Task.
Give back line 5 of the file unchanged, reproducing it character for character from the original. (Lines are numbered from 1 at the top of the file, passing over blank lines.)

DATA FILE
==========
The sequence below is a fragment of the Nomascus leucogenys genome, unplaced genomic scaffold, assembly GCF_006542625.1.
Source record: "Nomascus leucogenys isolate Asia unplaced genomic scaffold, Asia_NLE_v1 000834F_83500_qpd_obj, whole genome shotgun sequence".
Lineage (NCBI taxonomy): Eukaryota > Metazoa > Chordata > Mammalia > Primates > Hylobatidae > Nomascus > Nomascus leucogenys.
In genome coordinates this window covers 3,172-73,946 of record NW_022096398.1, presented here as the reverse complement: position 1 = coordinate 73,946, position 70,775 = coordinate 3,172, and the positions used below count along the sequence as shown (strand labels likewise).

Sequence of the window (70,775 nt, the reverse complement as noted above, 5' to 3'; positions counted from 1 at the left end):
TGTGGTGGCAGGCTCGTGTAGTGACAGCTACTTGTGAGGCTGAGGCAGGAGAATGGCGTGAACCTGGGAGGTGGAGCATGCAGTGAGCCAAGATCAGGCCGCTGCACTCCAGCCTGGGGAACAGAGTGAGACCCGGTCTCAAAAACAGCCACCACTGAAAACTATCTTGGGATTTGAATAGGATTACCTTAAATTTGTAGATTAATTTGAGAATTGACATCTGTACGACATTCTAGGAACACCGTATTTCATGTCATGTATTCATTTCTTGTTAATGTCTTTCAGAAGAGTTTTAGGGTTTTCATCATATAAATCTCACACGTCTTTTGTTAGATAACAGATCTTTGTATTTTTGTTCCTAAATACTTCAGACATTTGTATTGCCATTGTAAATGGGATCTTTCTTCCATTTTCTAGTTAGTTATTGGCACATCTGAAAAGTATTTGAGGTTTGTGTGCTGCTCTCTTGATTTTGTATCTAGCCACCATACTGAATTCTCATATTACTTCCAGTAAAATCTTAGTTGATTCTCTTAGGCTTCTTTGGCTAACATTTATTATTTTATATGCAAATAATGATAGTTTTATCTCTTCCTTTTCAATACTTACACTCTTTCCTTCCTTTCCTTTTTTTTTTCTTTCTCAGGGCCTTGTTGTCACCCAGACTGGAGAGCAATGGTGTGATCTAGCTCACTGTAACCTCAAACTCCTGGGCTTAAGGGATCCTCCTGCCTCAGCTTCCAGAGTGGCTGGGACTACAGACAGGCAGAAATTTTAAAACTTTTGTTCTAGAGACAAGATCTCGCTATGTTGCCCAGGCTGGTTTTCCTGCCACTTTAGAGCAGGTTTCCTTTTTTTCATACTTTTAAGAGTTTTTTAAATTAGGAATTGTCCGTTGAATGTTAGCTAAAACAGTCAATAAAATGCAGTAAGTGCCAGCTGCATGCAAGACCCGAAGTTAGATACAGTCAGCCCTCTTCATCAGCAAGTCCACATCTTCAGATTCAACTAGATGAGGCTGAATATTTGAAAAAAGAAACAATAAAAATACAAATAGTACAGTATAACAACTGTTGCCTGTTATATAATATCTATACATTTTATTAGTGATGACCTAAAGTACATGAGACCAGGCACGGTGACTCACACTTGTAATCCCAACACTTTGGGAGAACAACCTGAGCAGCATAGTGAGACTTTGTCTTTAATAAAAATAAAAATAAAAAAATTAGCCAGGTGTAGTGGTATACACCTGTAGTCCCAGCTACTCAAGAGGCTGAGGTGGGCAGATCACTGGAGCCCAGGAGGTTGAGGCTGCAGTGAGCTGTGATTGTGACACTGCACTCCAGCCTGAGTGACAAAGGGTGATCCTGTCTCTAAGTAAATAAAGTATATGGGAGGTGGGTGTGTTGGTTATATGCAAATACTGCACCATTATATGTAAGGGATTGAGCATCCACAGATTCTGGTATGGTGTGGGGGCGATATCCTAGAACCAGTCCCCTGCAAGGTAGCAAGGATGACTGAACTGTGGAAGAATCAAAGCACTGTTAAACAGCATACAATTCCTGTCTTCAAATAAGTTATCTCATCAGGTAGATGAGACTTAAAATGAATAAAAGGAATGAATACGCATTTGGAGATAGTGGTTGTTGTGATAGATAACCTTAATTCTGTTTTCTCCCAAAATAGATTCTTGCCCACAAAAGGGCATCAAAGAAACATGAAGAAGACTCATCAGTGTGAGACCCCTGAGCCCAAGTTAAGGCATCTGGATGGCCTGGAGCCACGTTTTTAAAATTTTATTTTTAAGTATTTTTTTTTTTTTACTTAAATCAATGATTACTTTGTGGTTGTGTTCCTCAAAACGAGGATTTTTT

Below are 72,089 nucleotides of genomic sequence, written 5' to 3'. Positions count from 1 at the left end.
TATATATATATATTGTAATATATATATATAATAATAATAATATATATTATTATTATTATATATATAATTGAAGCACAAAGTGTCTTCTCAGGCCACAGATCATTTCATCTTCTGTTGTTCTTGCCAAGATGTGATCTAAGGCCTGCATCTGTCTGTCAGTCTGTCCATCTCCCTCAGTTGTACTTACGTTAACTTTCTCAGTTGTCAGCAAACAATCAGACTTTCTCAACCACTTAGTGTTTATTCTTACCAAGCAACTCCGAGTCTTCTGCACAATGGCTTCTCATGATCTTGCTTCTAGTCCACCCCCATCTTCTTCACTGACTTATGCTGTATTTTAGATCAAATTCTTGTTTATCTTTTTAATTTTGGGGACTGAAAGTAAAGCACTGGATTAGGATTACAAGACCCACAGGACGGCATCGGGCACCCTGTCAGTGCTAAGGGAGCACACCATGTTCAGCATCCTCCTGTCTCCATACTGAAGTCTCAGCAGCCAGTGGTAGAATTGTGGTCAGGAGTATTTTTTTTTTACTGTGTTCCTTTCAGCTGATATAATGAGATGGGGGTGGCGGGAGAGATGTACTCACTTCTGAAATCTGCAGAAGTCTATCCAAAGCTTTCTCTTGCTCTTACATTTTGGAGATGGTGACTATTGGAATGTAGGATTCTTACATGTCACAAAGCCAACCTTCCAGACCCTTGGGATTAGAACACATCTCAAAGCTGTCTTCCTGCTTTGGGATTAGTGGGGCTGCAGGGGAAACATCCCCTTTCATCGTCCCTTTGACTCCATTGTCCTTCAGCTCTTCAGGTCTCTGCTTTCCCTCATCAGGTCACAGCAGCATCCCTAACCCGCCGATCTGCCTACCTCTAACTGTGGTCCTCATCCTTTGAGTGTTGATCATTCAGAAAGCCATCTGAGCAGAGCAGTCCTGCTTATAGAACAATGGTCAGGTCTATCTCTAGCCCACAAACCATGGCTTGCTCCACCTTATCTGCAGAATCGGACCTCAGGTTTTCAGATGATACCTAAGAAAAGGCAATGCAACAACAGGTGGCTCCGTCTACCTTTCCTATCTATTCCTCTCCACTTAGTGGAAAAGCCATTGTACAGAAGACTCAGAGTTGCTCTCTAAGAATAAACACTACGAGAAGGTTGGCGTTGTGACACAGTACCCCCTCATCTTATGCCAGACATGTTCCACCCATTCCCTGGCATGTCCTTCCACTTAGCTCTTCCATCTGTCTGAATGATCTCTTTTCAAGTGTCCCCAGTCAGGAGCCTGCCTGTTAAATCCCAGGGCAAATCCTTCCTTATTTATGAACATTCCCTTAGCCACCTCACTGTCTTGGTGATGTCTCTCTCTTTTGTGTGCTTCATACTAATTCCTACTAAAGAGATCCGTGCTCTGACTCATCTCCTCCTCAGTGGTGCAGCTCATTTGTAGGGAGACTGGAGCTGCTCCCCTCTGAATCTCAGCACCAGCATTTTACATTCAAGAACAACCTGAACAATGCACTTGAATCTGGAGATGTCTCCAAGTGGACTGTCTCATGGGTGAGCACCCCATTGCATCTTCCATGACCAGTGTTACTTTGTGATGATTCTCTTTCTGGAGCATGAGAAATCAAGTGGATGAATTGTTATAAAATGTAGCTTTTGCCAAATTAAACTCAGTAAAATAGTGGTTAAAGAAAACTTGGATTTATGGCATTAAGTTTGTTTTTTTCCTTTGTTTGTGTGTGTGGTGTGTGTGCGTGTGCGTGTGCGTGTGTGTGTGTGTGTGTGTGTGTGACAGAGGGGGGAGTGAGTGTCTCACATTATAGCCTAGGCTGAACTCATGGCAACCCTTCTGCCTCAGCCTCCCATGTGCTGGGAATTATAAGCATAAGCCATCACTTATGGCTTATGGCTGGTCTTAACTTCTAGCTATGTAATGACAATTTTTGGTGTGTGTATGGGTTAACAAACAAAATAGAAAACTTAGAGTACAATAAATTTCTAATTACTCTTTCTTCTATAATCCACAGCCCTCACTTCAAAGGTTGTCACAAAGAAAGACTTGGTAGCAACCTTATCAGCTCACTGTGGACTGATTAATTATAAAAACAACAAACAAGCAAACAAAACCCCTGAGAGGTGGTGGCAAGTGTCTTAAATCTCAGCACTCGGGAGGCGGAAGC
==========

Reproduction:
Sequence of the window (70,775 nt, the reverse complement as noted above, 5' to 3'; positions counted from 1 at the left end):